Posted by John on October 4, 2011

Review: Rage (360/PS3)

Surprisingly fun vehicle combat and a colorful post-apocalypse solidly places Rage in the upper tier of this year’s first-person shooters, technical issues aside.

  • McKinley Noble

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    McKinley Noble
  • October 04, 2011 00:01 AM PT
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For the most part, first-person shooters have evolved beyond your standard “invisible man with a gun” games. Several titles like Crysis 2, Call of Duty: Modern Warfare 2, and Halo: Reach have really fleshed out the genre’s most frequent commonalities, with everything from advanced cover systems to highly destructible environments. However, id Software’s Rage sometimes feels very much like a 1999 game with 2011 technology.

And that’s not a bad thing, either. In all honesty, Rage doesn’t look that different from other scavenger worlds like Fallout or Borderlands. With so many games sharing similar environments, Rage almost doesn’t do enough to separate itself from the pack without its branding. Everything here takes place in the fictional future, where your main character is a survivor of the “Ark Program” — a project meant to preserve human life after the 99942 Apophis asteroid collides with Earth in 2029. When you wake up in the far future’s new “Wasteland,” you immediately start joining up with friendly survivors, while trying to stay ahead of the new “Authority” government that collects Ark participants.

By far, Rage has one of the more memorable post-apocalypses I can remember, and the characters are what make the best impression. Several of them are backed by legitimate vocal talent, such as John Goodman (Roseanne, The Big Lebowski) and Steven Blum (Cowboy Bebop, Samurai Champloo), who really add to the high-quality feel of the game. Much of the single-player campaign usually involves running errands and collecting bounties for the various people you meet, and for the most part, the missions are diverse enough that they stay interesting without getting too repetitive.

Most surprising are the vehicle-based sections, both online and offline. Simply put, they’re fantastic — possibly the most fun to be had in the entire game. Once you upgrade from a simple dirt bike to a full-out buggy, you’ll gain access to races, rallies, and vehicle combat missions that provide a significant break from the monotony. Not only are the driving physics easy to learn, they’re a lot of fun when you’re gunning down bandit buggies and boosting off of jumps. It’s even better in multiplayer, where competing in the different race types unlocks various types of guns and secondary abilities, like force fields and cluster rockets.

Review: Rage

Different types of enemies will require certain weapons, which you can usually build from scattered parts you find in the Wasteland.

Above all else, Rage is a technically impressive game. Environments are exhaustively detailed (but not fully destructible), and the enemy A.I. will surprise you more than once. Not only will most bad guys blind-fire at you from behind cover and try to shoot you after taking fatal hits, but they’ll often use armored allies to flush you out of your own hiding spots. Each battle can be a bit of a puzzle, because you’re not safe just waiting behind a chest-high barrier until you get a good shot. Mutants and bandits alike will try to get in your face and will hunt for you if you start camping. However, your shoot-outs will suffer from occasional glitches, and it’s often noticeable to the point of distraction.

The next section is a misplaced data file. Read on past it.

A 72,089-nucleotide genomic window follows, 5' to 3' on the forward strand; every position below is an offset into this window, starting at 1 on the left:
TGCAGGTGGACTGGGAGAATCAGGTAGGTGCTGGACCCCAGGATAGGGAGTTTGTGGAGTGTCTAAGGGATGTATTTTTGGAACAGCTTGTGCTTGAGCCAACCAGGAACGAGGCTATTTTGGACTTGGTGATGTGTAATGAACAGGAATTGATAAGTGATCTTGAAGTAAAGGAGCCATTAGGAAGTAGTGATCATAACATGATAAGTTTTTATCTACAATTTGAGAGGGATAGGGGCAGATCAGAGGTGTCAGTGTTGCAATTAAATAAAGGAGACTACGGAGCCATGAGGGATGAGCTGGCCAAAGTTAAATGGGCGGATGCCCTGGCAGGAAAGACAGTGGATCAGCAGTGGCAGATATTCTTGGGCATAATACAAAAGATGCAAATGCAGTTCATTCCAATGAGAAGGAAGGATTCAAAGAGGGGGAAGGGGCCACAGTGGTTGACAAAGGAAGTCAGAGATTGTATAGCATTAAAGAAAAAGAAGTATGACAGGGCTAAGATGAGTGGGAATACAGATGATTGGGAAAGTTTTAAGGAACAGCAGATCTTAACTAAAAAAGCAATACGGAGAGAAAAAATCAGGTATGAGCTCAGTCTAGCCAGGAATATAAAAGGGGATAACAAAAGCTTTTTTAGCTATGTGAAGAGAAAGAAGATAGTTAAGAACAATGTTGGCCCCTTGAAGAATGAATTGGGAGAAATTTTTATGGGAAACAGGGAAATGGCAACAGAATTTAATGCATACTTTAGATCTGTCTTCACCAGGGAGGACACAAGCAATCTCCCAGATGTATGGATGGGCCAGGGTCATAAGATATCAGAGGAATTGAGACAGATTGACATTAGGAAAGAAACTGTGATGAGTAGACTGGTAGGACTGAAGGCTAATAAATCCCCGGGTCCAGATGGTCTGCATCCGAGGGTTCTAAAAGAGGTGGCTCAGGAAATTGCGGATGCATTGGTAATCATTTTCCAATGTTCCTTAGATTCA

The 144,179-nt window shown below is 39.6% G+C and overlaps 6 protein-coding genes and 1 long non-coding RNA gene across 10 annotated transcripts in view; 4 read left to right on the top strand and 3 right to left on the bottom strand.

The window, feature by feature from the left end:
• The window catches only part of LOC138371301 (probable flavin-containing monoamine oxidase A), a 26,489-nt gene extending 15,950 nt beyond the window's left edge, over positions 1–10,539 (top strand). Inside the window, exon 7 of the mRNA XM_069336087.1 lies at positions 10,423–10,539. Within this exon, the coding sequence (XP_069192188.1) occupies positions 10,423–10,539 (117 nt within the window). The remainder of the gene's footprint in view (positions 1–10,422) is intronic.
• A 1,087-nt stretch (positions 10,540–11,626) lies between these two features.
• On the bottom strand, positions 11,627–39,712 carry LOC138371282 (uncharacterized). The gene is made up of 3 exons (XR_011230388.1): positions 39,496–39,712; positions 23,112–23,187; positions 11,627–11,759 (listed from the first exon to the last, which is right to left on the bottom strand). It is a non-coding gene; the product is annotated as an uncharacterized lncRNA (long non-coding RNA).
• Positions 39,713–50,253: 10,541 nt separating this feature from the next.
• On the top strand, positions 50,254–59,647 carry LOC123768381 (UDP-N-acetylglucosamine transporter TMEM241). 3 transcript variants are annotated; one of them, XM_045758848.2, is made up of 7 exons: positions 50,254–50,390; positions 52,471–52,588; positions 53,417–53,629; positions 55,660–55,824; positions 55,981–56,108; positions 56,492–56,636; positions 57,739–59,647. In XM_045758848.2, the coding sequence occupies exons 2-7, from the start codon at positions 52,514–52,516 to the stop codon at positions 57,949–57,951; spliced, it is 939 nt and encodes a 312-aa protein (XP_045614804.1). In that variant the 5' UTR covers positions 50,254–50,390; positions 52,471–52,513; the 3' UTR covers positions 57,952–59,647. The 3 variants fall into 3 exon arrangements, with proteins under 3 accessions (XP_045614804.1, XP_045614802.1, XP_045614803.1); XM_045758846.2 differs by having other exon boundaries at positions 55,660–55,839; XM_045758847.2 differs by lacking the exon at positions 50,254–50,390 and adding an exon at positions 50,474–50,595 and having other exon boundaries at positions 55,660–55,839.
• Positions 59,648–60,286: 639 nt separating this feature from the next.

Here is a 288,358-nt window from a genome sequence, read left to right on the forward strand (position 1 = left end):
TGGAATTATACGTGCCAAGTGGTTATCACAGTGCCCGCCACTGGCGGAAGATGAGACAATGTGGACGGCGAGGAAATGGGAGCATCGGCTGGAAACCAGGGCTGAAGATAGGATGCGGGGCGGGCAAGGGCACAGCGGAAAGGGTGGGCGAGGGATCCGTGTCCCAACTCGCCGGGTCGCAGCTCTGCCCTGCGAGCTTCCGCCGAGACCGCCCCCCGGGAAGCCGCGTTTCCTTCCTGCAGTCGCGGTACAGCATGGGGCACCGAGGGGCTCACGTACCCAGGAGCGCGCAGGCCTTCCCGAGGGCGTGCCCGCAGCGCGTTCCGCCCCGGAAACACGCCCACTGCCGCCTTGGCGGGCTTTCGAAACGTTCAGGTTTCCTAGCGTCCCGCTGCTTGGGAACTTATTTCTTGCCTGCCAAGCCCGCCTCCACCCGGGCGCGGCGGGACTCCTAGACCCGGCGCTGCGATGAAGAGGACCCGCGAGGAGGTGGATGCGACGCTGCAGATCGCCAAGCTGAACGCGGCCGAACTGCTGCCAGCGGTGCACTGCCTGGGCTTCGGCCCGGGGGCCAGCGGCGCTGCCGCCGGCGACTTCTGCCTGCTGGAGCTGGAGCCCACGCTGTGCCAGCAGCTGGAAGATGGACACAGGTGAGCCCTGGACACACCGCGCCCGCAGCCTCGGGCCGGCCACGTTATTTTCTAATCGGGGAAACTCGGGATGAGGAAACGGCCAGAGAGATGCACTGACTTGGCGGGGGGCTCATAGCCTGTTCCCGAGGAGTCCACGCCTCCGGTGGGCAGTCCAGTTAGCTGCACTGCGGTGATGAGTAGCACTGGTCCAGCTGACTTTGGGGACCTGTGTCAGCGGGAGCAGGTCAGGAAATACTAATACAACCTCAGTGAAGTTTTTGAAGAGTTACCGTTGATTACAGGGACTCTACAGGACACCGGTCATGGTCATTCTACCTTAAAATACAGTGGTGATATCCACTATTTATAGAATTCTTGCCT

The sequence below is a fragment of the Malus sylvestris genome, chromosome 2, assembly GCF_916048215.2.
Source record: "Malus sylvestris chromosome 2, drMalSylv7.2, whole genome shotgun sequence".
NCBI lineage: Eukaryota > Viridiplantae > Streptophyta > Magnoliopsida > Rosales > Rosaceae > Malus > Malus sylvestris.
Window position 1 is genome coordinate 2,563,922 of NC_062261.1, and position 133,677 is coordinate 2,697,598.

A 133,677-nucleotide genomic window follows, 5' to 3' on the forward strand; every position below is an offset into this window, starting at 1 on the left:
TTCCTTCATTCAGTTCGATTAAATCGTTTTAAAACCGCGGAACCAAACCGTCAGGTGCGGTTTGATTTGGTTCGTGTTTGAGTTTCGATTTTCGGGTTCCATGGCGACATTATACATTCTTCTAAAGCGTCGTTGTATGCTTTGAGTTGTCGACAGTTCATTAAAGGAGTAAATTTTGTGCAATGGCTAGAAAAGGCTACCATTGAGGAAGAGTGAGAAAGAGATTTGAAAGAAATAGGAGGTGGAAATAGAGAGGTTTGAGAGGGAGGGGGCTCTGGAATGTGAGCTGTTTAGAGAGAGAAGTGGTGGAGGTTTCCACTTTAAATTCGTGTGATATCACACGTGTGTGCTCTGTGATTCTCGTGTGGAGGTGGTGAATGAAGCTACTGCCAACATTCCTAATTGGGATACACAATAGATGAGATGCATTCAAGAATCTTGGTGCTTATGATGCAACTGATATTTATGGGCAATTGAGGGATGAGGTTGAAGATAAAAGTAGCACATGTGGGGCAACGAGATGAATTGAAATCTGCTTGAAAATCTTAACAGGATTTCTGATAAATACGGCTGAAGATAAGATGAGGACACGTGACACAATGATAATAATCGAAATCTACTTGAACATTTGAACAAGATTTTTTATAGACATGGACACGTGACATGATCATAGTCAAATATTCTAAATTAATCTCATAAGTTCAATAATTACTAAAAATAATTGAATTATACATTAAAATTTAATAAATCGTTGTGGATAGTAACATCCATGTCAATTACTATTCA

In many cases, it’s obvious that the PlayStation 3 and Xbox 360 are struggling to keep up with Rage. Headshots occasionally don’t register, there’s often a one-second delayed reaction when you shoot an enemy, and melee attacks are hit-and-miss. On several occasions I was spotted from across an empty room, while enemies don’t notice dead allies right next to them when patrolling an area. Visually, there are other shortcomings: texture popping frequently occurs in many areas, and our retail PS3 experiment had lots of screen-tearing early on in the game.

Review: Rage

In Rage, the post-apocalyptic world is actually pretty bright and friendly. Many of the characters you meet aren’t out for your blood, and will give you valuable stuff for running them errands.

But while all those things are annoying, they don’t ruin the game — and I imagine a high-end PC build would likely yield fewer problems. A short 10 hours for a simple single-player grind can expand into 30-40 hours with all the optional missions, multiplayer races, and the co-op “Wasteland Legends” levels, so you’re getting your money’s worth for the retail price. Overall, I really liked the racing content more than the actual FPS gameplay.

About the only major issue I’ll warn you about is the game’s pacing. Rage tends to peak in the middle, and the ending is a total letdown. You’ll be expecting a nice boss encounter, but everything just abruptly ends at a weird point — almost like the game suddenly realized it ran out of levels. But even as a rental, Rage is a game you should check out, minor issues aside. It ultimately doesn’t live up to the hype, but this wasteland is definitely a fun experience while it lasts.

PROS: Excellent enemy A.I.; vividly detailed environments; solid voice-acting. Even by itself, the vehicle content is absolutely stellar. Online racing modes are a lot of fun.
CONS: Obvious technical issues on PS3 and Xbox 360; some glitches can glaringly affect gunfights; end of the single-player campaign is a big letdown.

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